Today the context is a bit different, but not so much the result. “Not that the Russians are proud of their Soviet past, but at least then they had recognition. After the collapse of the Soviet Union, many felt like we lost that recognition”. This, argues Suprun, is the mix of shame and humiliation that Putin has taken advantage of. He has also played with what Suprun calls the ‘complex of danger’. “It comes from our history, from the two big invasions from the West. You can feel it if you read Tolstoy’s War and Peace. Napoleon lost almost half a million men in the 1812 campaign but no one understood what he was looking for in Russia.” History repeated itself with Hitler, and huge losses on the Russian side. ”Both conflicts felt absurd. They were formative for the Russian collective identity”.
SCENARIO: In the West, the idea that the Russians are uncritically falling for Putin’s propaganda is widespread. We hear very little about any public opposition to Russia’s involvement in the Ukraine conflict, and this has caused some observers to say that there is no such thing in Russia as a civil society.
“It depends on how you define civil society,” Suprun says. Typically a vibrant civil society is expected to have interest groups, non-profit organizations, foundations, nonpartisan think tanks and other institutions independent from the state and designed to promote citizens’ interests in a framework of liberty of expression. But some scholars, like Harvard political scientist Robert D. Putnam, also include and emphasise informal structures such as social capital, trust and solidarity networks. This is also Suprun’s angle. “It could seem like the Russian state controls everything including civil society because there are no free political institutions. But the state does not control people’s way of life, it never has. Russian civil society is resilient and silent, and the state is weak in a way, because its reach does not extend beyond, precisely, the state”. That is why, says Suprun quite provocatively, total control over the masses by the state never existed in Russia, even when it looked like it did. Putin may control the state, the military, and even the media, he says, but he does not control the Russians. Russia cannot be held together by totalitarianism, but only by a deeper, more authentic level of inclusion. “It’s a question of meeting and communicating, society to society, and of accepting to join”. Inclusion of the kind that Suprun describes is what has kept Russia together from Murmansk to Vladivostok.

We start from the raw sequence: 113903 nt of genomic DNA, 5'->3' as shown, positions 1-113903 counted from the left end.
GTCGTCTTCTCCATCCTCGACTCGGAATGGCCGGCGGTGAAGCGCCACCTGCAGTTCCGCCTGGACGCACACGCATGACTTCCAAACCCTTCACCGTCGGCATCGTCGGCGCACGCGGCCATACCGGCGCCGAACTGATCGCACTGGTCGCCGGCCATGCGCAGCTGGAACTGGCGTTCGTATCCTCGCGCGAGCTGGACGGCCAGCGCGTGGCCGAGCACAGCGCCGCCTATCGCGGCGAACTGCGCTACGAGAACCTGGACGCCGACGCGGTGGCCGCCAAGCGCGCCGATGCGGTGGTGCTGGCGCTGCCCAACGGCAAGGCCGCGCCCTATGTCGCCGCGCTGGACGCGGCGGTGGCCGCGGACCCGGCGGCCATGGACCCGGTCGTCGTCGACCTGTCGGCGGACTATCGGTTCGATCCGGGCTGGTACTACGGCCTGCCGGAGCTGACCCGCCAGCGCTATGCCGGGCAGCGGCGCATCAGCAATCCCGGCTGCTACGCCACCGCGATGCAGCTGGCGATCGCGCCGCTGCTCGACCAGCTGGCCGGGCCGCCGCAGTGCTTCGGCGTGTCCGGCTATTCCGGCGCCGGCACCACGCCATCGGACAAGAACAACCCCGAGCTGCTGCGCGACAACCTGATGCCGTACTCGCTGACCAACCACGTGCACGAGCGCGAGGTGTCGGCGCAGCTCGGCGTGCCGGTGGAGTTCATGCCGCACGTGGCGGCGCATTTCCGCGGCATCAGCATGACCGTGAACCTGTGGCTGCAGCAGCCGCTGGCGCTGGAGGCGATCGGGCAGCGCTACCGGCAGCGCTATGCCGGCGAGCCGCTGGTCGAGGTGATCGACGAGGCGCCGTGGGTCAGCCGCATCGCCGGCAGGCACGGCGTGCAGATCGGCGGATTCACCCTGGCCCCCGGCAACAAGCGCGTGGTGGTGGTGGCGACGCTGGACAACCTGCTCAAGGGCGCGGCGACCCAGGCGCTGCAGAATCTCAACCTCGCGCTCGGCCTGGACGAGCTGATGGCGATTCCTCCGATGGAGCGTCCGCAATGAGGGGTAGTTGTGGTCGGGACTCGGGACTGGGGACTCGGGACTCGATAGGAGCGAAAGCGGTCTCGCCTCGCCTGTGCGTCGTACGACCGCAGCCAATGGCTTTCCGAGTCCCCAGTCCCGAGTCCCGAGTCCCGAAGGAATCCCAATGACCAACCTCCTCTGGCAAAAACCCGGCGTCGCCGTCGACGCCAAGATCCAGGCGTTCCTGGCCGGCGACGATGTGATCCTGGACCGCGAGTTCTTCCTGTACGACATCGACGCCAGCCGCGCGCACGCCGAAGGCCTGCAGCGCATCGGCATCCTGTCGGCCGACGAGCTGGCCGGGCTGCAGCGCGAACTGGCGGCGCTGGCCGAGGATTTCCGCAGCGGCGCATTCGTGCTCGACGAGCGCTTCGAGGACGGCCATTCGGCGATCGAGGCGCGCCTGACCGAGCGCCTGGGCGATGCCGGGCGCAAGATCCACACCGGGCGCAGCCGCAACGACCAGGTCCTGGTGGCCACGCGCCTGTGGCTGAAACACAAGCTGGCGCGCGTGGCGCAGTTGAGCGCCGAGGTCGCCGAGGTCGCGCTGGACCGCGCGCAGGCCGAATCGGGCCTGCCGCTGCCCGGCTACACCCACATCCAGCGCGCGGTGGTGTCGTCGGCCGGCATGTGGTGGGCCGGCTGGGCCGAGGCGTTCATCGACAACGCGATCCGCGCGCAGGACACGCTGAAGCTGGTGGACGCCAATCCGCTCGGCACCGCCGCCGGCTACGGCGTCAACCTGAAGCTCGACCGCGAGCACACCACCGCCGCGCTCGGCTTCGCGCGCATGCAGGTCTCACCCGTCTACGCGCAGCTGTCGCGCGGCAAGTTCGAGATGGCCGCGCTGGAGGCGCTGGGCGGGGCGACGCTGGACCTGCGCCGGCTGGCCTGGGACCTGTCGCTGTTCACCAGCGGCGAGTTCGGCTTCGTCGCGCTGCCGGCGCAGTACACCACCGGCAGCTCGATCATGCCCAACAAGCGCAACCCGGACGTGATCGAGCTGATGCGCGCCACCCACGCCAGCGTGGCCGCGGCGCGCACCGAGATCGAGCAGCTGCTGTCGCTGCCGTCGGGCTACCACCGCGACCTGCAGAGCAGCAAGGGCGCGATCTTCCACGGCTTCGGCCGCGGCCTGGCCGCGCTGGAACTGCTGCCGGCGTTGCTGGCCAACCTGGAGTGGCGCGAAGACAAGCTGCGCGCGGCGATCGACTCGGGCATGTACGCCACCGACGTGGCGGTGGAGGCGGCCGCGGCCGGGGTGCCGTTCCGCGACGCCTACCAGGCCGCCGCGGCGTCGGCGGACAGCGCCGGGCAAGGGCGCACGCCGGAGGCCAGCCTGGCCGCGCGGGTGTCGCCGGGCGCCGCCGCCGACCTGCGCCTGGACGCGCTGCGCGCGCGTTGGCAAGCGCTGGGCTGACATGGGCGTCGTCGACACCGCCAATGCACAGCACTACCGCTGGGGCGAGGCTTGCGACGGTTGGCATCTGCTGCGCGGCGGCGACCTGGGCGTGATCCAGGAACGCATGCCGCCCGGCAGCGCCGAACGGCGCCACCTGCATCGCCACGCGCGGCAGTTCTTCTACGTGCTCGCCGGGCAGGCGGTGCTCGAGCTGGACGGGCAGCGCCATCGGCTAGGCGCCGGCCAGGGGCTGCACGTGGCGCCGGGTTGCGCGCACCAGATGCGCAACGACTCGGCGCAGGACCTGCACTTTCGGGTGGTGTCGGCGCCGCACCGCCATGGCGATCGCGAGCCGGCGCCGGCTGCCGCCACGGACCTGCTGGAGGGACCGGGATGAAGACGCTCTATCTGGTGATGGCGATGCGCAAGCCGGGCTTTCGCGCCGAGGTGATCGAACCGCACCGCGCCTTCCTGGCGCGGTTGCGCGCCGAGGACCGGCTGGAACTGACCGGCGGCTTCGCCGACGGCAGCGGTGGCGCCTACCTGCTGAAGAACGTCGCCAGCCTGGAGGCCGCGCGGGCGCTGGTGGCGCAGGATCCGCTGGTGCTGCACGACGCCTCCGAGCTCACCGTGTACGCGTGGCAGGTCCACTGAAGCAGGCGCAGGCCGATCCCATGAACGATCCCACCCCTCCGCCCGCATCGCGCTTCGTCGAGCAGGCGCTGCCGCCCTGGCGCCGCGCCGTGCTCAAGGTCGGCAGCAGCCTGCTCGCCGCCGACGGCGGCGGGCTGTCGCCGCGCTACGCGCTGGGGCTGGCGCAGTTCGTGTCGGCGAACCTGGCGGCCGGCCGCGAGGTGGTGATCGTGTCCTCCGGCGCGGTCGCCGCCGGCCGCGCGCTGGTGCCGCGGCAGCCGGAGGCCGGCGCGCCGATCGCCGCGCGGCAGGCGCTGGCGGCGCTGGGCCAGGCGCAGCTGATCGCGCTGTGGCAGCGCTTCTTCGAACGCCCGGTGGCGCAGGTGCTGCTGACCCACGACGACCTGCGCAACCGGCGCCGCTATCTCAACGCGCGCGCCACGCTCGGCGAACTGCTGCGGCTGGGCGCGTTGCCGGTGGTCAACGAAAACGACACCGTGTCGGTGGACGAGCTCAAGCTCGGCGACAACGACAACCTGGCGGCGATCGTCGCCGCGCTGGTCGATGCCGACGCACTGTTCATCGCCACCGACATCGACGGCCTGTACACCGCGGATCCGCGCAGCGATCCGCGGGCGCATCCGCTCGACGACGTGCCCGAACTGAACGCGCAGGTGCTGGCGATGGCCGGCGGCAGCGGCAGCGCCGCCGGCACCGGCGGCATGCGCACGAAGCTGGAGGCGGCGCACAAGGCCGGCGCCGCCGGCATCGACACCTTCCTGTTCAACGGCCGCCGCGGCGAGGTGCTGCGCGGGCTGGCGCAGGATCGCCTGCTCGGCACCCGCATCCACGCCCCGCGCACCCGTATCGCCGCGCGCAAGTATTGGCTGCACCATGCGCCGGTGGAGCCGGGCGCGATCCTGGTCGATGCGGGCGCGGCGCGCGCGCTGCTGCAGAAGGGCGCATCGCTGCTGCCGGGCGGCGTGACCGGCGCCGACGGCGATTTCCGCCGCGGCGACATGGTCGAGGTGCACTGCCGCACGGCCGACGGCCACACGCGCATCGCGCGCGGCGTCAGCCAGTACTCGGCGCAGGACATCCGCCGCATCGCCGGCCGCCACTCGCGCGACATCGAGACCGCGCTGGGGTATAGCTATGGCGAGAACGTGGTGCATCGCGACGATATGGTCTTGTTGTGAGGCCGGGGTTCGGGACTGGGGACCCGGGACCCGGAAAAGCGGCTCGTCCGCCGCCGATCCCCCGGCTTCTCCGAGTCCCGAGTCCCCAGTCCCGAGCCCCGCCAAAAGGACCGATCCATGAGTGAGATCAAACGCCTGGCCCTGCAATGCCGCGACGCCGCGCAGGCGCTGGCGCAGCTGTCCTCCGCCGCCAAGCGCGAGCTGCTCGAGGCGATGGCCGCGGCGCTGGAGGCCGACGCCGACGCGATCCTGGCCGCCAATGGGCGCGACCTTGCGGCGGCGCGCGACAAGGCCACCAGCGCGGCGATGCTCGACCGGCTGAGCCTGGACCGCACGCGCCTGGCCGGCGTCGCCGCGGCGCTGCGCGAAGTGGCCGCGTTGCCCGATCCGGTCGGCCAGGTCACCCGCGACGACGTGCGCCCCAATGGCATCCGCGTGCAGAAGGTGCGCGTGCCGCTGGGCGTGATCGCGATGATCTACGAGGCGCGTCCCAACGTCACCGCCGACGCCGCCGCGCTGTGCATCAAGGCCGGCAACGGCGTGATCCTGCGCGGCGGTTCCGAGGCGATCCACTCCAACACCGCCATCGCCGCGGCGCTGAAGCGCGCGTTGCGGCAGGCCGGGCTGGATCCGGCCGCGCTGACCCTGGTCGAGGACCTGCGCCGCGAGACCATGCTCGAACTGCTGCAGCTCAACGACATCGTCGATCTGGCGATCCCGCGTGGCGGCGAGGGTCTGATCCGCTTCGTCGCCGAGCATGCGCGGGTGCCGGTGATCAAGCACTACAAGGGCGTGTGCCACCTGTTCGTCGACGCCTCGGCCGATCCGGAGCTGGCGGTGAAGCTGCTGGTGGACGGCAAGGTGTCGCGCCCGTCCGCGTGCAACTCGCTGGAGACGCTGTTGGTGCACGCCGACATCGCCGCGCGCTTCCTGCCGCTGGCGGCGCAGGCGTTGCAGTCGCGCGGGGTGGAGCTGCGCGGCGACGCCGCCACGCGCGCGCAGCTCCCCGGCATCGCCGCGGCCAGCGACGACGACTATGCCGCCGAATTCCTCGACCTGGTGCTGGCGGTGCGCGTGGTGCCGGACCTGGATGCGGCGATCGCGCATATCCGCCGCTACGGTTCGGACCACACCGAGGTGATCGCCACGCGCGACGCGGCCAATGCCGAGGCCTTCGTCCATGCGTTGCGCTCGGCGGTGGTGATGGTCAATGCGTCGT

We went on to talk about behavioural differences between Russians and Europeans. One anecdote was brought up: every summer in a suburb of Moscow, the supply of warm water is interrupted for two weeks because the underground pipes have to be prepared for winter frost. The pipes are from the Soviet times. It would be cheaper to change them once and for all. But ask Elena, a respectable middleaged lady who lives there, and she shrugs: “In Soviet times, it was two months of cold water, so now I won’t complain”. Suprun laughs but qualifies: “I think we are more bearing – and perhaps less disciplined than you. So we repair and repair instead of replacing, even if it takes more energy in the end. But you must take into account that we suffered too many changes, and a lot of damage. So as long as it works, we repair”. Indeed the Russians are notoriously…